Marietta officials seemed unsure of the local NAACP’s plans for the first Juneteenth celebration now held nearly two decades ago.
“You weren’t that interested in having a Juneteenth in the middle of the Square,” said Deane Bonner, who is the president of the Cobb County NAACP. “But every obstacle they put in our way, we tore it down.”
Things have changed since then. Now, Bonner says local officials are partners in the annual event celebrating the end of slavery in America. And what once drew a mostly Black crowd now brings in a far more diverse following during the three-day affair.
This year’s event will be much different, though. It will be a shortened celebration due to COVID-19, but it will also be a more solemn occasion, as attendees remember those lost to injustices at a time of national reckoning over racism and police brutality.
And these Juneteenth celebrations will also happen Friday as more Americans learn about the holiday, even though it has long been celebrated in Georgia and elsewhere.
State Rep. Miriam Paris learned for herself how little understood this history is when she tried to make the case this year for a bill that would officially recognize Juneteenth in Georgia.
“They had no clue what I was talking about. They were like, ‘June- what is that?’” the Macon Democrat said of her Republican colleagues.
“But that’s what happens when you highlight too much of one part of history. It just completely blacks out the other part of history that was happening,” Paris said. “African American History is American history. Black History is American history. And we learn so little of it while we’re in school. You just don’t know what you don’t know.”
Juneteenth, also known as Emancipation Day or Jubilee Day, celebrates the anniversary of the Union Army’s Major General Gordon Granger arriving in Galveston, Texas, in 1865 to announce the end of slavery and the Civil War. This was some two and a half years after President Abraham Lincoln issued the Emancipation Proclamation. Texas became the first to make Juneteenth a state holiday in 1980.
The growing awareness of the holiday is partly due to the blistering headlines that followed President Donald Trump’s decision to hold his first political rally since the pandemic on Juneteenth in Tulsa, the site of one of the worst racial massacres in U.S history. He later agreed to delay the visit by one day.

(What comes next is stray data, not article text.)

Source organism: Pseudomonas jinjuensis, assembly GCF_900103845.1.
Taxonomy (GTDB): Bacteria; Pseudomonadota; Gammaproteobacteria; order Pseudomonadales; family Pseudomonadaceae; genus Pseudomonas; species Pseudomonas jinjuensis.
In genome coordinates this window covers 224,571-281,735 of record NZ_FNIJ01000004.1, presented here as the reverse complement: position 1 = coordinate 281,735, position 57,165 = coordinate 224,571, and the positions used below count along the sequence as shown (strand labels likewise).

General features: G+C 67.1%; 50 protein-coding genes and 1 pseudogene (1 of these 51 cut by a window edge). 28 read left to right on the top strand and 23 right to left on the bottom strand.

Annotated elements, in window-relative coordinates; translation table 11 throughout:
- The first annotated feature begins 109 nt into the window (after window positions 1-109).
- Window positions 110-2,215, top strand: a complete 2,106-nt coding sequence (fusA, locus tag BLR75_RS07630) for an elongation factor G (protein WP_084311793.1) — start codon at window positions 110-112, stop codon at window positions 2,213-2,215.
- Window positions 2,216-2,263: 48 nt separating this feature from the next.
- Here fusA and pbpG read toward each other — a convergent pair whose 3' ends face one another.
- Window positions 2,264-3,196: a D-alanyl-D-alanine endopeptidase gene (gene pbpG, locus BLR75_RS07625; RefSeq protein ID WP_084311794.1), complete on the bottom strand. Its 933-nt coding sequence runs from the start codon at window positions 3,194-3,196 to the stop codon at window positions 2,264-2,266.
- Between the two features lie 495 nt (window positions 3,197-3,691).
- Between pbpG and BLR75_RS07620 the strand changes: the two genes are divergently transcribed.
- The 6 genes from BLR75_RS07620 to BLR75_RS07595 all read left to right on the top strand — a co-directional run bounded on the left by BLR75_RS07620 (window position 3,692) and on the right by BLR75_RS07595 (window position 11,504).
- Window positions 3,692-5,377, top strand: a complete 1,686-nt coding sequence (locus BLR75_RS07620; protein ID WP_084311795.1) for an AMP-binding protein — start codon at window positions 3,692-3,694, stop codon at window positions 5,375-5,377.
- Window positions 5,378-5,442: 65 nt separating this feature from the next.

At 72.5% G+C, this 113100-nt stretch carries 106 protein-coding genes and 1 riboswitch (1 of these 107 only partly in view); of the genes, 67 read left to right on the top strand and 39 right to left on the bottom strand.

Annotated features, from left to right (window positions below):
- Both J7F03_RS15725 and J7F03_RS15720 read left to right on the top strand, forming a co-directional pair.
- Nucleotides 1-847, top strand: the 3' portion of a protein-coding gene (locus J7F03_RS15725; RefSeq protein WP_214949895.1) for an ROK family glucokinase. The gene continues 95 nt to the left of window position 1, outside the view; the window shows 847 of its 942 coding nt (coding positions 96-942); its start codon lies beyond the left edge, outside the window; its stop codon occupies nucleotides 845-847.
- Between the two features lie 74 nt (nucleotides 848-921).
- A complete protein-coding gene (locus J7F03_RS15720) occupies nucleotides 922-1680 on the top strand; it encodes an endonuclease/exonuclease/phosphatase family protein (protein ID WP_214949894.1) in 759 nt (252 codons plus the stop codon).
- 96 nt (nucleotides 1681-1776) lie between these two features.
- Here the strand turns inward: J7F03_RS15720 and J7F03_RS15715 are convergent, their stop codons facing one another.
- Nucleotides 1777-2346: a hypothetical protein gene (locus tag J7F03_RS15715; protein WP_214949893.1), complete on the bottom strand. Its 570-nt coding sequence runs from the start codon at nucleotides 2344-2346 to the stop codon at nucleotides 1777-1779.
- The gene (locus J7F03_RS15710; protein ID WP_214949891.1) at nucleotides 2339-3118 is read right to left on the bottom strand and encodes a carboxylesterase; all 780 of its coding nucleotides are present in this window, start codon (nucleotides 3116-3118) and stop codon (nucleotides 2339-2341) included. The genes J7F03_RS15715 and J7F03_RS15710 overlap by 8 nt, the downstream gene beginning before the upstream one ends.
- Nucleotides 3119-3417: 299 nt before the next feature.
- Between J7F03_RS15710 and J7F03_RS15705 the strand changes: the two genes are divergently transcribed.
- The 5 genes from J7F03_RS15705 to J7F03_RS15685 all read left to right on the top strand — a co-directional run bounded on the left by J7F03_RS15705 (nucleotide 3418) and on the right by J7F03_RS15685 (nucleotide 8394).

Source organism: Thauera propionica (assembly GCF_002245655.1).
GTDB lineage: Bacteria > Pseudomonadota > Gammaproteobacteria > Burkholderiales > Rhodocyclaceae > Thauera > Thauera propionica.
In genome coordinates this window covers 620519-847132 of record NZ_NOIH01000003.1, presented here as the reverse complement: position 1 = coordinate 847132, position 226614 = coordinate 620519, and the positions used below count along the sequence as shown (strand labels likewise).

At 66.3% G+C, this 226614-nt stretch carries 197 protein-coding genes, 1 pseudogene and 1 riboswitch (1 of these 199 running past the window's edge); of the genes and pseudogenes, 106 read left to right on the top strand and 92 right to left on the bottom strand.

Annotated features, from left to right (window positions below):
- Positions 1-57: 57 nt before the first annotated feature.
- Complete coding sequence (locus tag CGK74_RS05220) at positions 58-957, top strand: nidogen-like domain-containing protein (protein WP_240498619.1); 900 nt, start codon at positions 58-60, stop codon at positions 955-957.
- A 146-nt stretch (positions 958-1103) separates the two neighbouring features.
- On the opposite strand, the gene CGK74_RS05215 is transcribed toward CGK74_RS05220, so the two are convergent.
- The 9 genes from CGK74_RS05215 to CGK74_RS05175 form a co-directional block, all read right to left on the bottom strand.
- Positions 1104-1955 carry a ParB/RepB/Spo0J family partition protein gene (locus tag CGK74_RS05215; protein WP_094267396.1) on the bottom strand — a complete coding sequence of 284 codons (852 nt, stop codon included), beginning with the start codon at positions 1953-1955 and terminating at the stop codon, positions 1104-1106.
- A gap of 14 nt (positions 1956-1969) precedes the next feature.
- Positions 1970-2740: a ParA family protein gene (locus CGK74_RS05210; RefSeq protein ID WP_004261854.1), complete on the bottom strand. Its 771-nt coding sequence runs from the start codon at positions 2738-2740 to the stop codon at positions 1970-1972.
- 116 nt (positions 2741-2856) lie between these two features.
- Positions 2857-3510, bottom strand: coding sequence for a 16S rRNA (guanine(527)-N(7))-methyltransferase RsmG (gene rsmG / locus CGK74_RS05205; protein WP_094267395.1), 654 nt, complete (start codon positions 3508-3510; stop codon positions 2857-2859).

Juneteenth has now officially hit the mainstream. Companies, like Target and Nike, have announced plans to observe the holiday. Virginia and New York’s governors have made the day a paid day off for state workers. Grammy-winner Pharrell Williams, a Virginia native, called on other governors – including Georgia Gov. Brian Kemp – to do the same.
Paris’ proposal is largely symbolic. House Bill 973 would officially designate June 19 of every year as Juneteenth. Paris said she sees this as a step toward making Juneteenth a state holiday in Georgia, where two Confederate holidays were once on its calendar. Paris said she stopped pursuing state holiday status once lawmakers were faced with budget cuts.
Georgia has nearly two dozen designated days on the book, including Bird Day, Bill Elliott Day and Ronald Reagan Day. There’s also Confederate History and Heritage Month in April.
Her push to add Juneteenth to the list found some support, enough to make it out of a House committee in March. But it did not clear the House by Crossover Day, when a bill needs to clear at least one chamber to have the clearest path to becoming law. Lawmakers are now entering the homestretch of this year’s session, with just seven days left.
But if the day is recognized, Paris hopes it will not be seen as only a Black holiday.
“I think the thing about Juneteenth is it introduces America to a part of history that has just been so neglected and buried so deeply,” Paris said.
“You cannot separate or parse out Black history from American history because it’s at its foundation, thoroughly woven throughout the foundation of American history.”